26. The respondent raised two contentions before the High Court with respect to its liability to pay contribution in respect of the three amounts in question. It was first contended that these amounts were not received by way of donations, and, second, that at the time when the respondent was sought to be made liable for contribution on these amounts, the levy had ceased to be fee and had assumed the character of tax. The respondent made a return of these amounts on 8-1-1960 on the basis that it was not liable to pay contribution on these amounts. No decision was taken on this return until 10-6-1963 and on that date a notice of demand was made for contribution in respect of these amounts.
27. The respondent has an independent legal personality as it was registered under the Companies Act and so the amounts which it received cannot but be regarded as donations coming within the purview of Section 58 of the Act and Rule 32. The Division Bench held that these amounts were donations made by the international organisation in London to the respondent. We think that the High Court was right.
28. As already stated, the Amending Act came into force on 17-8-1962. The Division Bench was of the view that the levy of contribution on these amounts was ultra vires for the reason that at the time the levy was made it had ceased to be a fee and become a tax. We do not think that the High Court was right. No doubt, the demand for contribution was made only after the Amending Act came into force. But by virtue of the retrospective operation of the amended Section 58 as provided in Section 4 of the Amending Act, the respondent became liable to pay contribution in respect of the three donations in the years in which they were received. It may be recalled that these three amounts were received by the respondent in the years 1954, 1955 and 1956. By virtue of the deeming provision in Section 58 as amended, these donations became exigible to pay the contribution in the relevant years. We do not understand how these amounts which became exigible to levy of contribution in those years by virtue of the deeming provisions in Section 58 became exonerated for the liability even on the basis of the reasoning of the Division Bench that the levy assumed the character of a tax after 31st March, 1958. The fact that the actual levy was made after 1962 would not make any difference in the liability of the respondent to pay the contribution in respect of these amounts as the liability was incurred when the levy had not assumed the character of tax even according to the Division Bench.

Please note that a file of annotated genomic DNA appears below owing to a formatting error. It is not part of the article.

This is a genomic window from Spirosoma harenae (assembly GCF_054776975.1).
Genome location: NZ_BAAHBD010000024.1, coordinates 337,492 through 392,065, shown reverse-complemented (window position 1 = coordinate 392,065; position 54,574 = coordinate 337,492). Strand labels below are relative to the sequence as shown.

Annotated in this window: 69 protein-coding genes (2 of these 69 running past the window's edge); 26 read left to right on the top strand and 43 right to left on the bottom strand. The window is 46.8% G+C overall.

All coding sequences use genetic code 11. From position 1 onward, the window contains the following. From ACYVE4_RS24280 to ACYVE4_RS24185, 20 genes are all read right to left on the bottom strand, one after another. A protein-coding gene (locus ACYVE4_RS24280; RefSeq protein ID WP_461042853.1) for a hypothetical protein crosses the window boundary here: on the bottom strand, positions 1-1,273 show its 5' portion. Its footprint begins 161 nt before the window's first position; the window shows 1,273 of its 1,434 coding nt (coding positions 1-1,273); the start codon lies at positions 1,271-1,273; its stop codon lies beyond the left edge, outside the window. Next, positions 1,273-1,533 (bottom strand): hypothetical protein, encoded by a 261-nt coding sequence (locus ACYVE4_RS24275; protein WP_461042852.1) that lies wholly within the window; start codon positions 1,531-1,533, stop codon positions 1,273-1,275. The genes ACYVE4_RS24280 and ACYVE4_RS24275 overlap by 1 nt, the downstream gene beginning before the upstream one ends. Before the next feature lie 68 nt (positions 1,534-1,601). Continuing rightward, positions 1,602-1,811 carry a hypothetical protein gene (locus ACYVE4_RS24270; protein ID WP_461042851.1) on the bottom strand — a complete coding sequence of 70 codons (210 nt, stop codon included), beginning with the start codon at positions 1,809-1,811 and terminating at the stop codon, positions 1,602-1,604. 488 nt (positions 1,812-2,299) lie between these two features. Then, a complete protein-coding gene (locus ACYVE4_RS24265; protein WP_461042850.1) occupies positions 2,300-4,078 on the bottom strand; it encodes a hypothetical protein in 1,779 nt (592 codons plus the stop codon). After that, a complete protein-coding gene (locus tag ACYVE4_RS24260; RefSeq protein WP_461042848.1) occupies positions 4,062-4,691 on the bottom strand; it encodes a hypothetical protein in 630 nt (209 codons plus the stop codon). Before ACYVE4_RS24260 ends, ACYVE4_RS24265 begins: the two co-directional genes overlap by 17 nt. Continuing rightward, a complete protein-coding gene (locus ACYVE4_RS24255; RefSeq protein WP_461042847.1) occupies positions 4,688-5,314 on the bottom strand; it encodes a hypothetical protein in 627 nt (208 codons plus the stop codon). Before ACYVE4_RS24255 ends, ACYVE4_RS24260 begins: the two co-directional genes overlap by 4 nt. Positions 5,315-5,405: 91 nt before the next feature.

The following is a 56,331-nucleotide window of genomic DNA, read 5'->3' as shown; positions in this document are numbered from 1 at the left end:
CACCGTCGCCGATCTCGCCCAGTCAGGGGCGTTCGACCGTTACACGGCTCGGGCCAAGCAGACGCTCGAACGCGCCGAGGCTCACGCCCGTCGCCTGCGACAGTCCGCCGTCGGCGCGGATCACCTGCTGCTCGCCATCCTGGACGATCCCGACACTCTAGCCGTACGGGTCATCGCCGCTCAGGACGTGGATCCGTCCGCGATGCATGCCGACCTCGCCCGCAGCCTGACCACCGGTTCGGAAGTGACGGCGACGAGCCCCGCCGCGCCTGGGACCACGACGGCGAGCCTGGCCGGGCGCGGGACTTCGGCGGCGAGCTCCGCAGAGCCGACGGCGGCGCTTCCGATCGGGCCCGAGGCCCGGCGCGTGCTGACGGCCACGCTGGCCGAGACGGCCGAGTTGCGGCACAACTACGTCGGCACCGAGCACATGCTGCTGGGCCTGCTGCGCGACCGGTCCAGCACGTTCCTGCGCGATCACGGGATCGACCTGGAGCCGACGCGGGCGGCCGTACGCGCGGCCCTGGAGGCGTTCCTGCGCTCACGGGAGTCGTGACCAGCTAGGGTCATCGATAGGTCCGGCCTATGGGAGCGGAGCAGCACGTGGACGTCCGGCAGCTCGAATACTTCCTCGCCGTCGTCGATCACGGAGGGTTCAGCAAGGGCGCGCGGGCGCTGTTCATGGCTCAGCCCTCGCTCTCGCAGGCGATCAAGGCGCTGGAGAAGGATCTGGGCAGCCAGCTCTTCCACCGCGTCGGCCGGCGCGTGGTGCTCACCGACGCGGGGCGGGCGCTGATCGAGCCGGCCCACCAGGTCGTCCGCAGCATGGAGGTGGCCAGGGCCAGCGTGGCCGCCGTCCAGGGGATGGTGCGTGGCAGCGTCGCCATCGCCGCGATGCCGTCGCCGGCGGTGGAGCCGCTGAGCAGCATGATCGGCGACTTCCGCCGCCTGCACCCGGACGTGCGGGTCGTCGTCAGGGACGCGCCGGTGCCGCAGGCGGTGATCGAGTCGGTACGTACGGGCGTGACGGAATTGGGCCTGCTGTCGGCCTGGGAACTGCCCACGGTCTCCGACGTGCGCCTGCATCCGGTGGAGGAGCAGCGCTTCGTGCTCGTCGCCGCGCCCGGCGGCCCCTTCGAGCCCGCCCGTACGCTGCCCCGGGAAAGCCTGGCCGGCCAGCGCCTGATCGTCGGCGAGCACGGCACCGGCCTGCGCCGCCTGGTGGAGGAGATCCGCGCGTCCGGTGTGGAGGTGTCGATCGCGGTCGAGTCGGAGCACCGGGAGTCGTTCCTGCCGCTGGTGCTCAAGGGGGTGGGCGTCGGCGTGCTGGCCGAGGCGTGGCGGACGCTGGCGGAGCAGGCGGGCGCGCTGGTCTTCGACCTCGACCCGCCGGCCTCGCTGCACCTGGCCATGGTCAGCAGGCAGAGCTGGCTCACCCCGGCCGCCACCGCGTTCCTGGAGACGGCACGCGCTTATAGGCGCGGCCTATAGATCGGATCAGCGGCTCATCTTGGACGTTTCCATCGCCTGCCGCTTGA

29. We, therefore, hold that the respondent is liable to pay contributions in respect of the three sums and that the Division Bench went wrong in quashing the orders passed by appellants 3 and 4 upholding the levy of contribution on these sums. We also hold that after 31st March, 1970, the levy at the rate of 2 per cent of the gross income of the trust cannot be justified as a fee. This does not mean that no levy of contribution was permissible thereafter. We only say that any levy thereafter should have correlation with the services, taking into consideration the existence of the surplus fund which was not immediately required for further expenditure by way of services including capital expenditure. We declare that levy of contribution at the rate of 2 per cent of the annual gross income of the trusts became levy of tax after 31st March, 1970 and was without the authority of law. Since there was a prayer in the writ petition to declare Rule 32 as ultra vires, we think that the respondent is entitled to this relief.
30. We allow the appeal to the extent indicated but make no order as to costs.
II. Civil Appeal No. 488 of 1973
31. In this appeal, the points for consideration are practically the same. For the reasons we have given in our judgment in Civil Appeal No. 487 of 1973, we do not think that the Division Bench was justified in holding that the respondent was not liable to pay contribution in respect of the donations in question here and in quashing the order dated 30th March, 1965. We, therefore, allow the appeal subject to the declaration of the nature of the levy after 31st March, 1970, made in the judgment in Civil Appeal No. 487 of 1973. We make no order as to costs.